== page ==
Sunday, March 24, 2013

Listening to the Wise Ones (or the Tortoise and the Hare Retold)

Carl Honoré  realized he had a problem when he almost bought a book of one-minute bedtime stories to speed up his night-time reading with his son.  His book Slow came out of his subsequent research into our cult of speed and its antidotes: things like Slow Food and Slow Medicine and Unhurried Children.  His latest book is called The Slow Fix.  He argues that we have created a “just add water” culture to “fix” even our deepest and most complex issues: take a pill for everything, lose 10 pounds in three days, take steroids to bulk up, click “like” on the Facebook page to protest. In education, fill in the blank with the latest trend: just - use project-based learning, teach students to self-regulate, personalize their learning, flip your classroom – and you will have success for all.

Honoré writes, “Even when lives and large sums of money are at stake, when everything from our health and relationships to our work and the environments is suffering, even when bombarded by evidence that the road to calamity is paved with Band-Aid solutions, we still gravitate toward the quick fix, like moths to a flame.”

I spoke with my mother yesterday.  “Shelley,” she said, “I am finally a wise woman.”  I was thrilled – after all, it means I now have my own personal wise woman to consult – wisdom on speed-dial.

“What makes you wise?” I asked.  

“I’ve reached an age,” she said, “when I’ve seen everything before.”

When I first started teaching I was filled with Ideas. I hurried and organized and implemented and preached (I really hate to admit that).  I remember now the teachers at the back of the room with their arms crossed, rolling their eyes at my enthusiasm.  Don’t worry about them, I was told.  They’re just resistant to change.  Now I realize they were the wise ones.  They’d seen it all before.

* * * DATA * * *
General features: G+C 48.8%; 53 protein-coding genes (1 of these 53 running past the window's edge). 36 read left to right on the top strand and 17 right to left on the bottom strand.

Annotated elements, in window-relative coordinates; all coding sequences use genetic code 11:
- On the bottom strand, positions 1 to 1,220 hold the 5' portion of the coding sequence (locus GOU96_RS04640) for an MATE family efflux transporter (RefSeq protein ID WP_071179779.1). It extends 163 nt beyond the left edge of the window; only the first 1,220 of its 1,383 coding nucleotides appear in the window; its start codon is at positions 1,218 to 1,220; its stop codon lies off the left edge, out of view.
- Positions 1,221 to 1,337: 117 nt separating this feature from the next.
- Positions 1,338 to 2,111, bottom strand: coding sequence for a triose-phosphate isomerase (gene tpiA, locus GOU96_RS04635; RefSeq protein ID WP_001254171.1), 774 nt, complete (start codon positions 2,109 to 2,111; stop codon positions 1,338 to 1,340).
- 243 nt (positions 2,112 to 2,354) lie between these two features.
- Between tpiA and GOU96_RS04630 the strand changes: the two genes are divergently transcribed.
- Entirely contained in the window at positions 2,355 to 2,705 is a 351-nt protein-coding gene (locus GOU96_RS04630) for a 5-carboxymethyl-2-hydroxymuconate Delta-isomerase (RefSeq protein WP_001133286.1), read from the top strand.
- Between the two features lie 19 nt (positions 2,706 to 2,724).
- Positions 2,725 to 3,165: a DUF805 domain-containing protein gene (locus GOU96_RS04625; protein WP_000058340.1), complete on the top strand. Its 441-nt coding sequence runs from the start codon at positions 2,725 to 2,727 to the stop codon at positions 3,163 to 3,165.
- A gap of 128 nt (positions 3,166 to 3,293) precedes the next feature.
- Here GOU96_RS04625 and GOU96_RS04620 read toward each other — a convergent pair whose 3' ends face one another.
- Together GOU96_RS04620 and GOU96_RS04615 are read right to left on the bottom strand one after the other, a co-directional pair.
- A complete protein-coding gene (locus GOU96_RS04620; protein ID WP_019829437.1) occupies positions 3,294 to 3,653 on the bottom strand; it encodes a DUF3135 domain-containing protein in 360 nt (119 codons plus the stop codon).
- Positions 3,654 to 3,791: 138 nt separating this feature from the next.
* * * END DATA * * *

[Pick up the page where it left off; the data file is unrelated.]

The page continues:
In our speed-addicted world, it’s little wonder that we have no time for wisdom.  It’s slow.  It’s….old. We want new, young, energized, fast, now, innovation, creation, disruption.  We can’t wait to listen to the old ones at the back of the room and their complaints.  We want enthusiasm!  And so we continue what Honoré calls a kaleidoscope of quick fixes.

Here’s the wise truth that we would hear if we weren't swept up in our various enthusiasms:  teaching and learning (along with all the big issues of our day) is so complex that no single solution, no particular program, no set of strategies will every yield sustainable results.  We have to accept that Slow will get us there faster, that instead of spending ourselves chasing quick fixes and the next new thing (usually an old thing renamed), we must simply work together (that’s the tricky part) in sustainable, joyful ways to meet our common goals.

How, I wonder – and when – will we get started.

Photo by minds-eye via Compfight

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